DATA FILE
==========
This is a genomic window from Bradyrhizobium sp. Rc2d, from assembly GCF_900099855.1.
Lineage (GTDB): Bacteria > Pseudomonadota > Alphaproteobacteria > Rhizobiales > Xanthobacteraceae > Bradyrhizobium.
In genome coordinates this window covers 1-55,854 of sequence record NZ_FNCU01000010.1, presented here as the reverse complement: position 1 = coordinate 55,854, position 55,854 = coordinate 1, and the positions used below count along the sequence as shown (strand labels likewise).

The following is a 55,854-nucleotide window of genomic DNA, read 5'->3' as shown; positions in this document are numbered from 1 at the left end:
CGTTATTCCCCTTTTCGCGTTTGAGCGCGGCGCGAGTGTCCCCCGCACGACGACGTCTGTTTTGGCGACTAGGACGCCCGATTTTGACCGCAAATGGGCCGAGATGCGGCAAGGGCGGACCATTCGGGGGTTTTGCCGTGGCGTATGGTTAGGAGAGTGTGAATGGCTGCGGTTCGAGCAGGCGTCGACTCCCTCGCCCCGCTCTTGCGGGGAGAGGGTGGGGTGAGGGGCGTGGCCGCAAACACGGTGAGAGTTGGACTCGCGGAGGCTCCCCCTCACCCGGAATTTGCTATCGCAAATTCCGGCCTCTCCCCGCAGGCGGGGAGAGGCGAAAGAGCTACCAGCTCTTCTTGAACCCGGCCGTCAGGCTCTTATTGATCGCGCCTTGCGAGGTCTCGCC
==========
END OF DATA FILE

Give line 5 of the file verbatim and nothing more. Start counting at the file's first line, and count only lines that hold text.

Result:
CGTTATTCCCCTTTTCGCGTTTGAGCGCGGCGCGAGTGTCCCCCGCACGACGACGTCTGTTTTGGCGACTAGGACGCCCGATTTTGACCGCAAATGGGCCGAGATGCGGCAAGGGCGGACCATTCGGGGGTTTTGCCGTGGCGTATGGTTAGGAGAGTGTGAATGGCTGCGGTTCGAGCAGGCGTCGACTCCCTCGCCCCGCTCTTGCGGGGAGAGGGTGGGGTGAGGGGCGTGGCCGCAAACACGGTGAGAGTTGGACTCGCGGAGGCTCCCCCTCACCCGGAATTTGCTATCGCAAATTCCGGCCTCTCCCCGCAGGCGGGGAGAGGCGAAAGAGCTACCAGCTCTTCTTGAACCCGGCCGTCAGGCTCTTATTGATCGCGCCTTGCGAGGTCTCGCC